ME: Well, Bean, I have to say that I have noticed the same thing.
BEAN: It is almost like magic. The skinny one will be there for three or four weeks, and then one day she will get in the round car and drive away, and then five minutes later the bouncy bitch will come up the driveway in her square car and she will stay for a week. Then, as soon as the bouncy one leaves the other bitch comes back. They don't miss each other by much, but they always miss. I think that maybe these bitches cannot get along with each other like Mommy and Sandy, so the neighbor has to keep them apart. I don't know how he does it though.
ME: I'm not sure how he does it either, my friend, but I think maybe it has something to do with his cell phone.
BEAN: What is cell phone?
ME: A cell phone is that little box that he holds up to his ear when he is standing in his driveway and it seems as though he is talking to himself. He is actually talking into the cell phone, and someone someplace else can hear what he is saying and can talk back to him.
BEAN: I have seen him do that often. It is a relief to know that he is not talking to himself. I was beginning to worry about him. I thought that maybe not knowing when his bitches were coming and going was making him a little mad.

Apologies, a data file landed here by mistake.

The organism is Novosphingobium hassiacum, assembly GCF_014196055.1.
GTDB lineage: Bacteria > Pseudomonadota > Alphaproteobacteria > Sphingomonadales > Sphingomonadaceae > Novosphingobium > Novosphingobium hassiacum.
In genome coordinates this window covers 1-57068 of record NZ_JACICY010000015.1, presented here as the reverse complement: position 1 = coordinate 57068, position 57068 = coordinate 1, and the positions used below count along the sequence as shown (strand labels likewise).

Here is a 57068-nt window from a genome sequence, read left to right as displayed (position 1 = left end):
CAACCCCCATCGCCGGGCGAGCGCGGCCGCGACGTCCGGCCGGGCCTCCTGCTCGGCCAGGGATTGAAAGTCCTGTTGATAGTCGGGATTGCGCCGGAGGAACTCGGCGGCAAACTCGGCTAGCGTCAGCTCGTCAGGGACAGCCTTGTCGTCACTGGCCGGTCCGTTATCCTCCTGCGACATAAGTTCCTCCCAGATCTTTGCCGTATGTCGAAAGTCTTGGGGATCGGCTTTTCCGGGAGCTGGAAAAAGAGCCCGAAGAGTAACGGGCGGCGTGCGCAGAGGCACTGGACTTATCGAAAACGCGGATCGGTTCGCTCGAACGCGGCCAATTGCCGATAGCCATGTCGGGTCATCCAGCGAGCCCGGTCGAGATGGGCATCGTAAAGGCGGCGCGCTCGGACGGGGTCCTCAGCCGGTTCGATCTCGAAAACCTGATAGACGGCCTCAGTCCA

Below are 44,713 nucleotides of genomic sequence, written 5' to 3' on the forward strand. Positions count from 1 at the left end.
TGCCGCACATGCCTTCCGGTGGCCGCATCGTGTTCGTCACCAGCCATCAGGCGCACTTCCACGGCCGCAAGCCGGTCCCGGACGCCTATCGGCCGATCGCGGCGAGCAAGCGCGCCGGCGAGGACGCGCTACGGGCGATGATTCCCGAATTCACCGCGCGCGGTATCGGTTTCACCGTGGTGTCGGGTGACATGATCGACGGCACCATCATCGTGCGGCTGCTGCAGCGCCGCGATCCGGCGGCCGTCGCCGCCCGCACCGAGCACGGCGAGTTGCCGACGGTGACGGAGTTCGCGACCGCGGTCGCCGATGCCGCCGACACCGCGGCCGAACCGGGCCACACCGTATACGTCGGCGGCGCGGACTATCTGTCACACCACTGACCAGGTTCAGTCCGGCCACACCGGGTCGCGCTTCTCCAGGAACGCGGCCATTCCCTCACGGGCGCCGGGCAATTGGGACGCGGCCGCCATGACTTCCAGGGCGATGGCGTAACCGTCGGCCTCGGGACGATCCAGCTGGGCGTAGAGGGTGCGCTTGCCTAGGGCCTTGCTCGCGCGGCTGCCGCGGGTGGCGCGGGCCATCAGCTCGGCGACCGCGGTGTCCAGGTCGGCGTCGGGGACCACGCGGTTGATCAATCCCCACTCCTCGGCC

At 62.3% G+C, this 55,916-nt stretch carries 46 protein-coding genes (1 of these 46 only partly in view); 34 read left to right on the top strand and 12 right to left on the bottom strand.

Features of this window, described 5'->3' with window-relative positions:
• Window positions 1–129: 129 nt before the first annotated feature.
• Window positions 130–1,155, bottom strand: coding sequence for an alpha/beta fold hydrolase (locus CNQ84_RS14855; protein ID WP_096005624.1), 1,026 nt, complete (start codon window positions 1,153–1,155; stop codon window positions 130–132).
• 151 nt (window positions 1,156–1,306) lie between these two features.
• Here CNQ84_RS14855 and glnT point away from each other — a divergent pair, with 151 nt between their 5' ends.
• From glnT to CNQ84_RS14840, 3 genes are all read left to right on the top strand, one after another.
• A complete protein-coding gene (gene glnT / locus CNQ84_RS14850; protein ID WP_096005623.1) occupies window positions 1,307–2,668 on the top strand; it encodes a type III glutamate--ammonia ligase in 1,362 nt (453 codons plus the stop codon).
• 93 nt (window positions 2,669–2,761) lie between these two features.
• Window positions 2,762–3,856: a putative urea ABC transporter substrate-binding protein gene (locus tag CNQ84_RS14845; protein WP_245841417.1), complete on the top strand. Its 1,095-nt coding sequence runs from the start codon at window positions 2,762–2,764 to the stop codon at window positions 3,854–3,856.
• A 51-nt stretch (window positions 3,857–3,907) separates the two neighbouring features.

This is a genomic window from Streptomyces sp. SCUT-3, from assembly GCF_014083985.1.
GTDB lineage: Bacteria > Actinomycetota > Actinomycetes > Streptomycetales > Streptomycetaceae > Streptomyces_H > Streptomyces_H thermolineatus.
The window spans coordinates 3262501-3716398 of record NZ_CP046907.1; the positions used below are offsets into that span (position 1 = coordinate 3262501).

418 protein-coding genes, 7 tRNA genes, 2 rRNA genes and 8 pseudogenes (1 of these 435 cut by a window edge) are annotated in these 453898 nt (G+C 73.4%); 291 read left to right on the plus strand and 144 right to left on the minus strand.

ME: I can see where you might think that.
BEAN: That still doesn't sort out his bitches though. Why do you think they behave in this strange manner?
ME: Well here is what I think, but I am only guessing. I would ask him, but in addition to the cell phone and the car with the big rims he also has some guns, so I don't want to sniff around in his business until he lets me know that it is okay, if you know what I mean. I think the bitch that looks like a doberman with worms is the wife bitch, and the one that bounces is the girlfriend bitch, and that the neighbor uses his cell phone to manage his bitch's comings and goings because if they are in the same place together they will tear each other to bits.
BEAN: Why doesn't he just tell them to behave?
ME: Well the thing about wives and girlfriends is that they do not really behave like proper bitches, at least not when they are aware of one another. Wife and girlfriend bitches are more like cats. They are very difficult to manage.
BEAN: If not impossible. Thank you. That really clears things up.
ME: You are welcome.
BEAN: Do you think that I could have one of these cell phones? I would like to be able to manage Mommy better when you are gone. It seems like a cell phone could be very useful in this regard since the neighbor is able to use his to make what seems like magic.
ME: Well first I think you need to understand that having a cell phone is a lot like chasing your tail. It seems like a good idea until you catch it. When you have a cell phone you can tell people what to do, sure, but you also have to listen to them when they talk to you.
BEAN: Do you mean that Mommy would be talking into the cell phone from someplace else, and I would have to listen to her?
BEAN: Well...never mind then.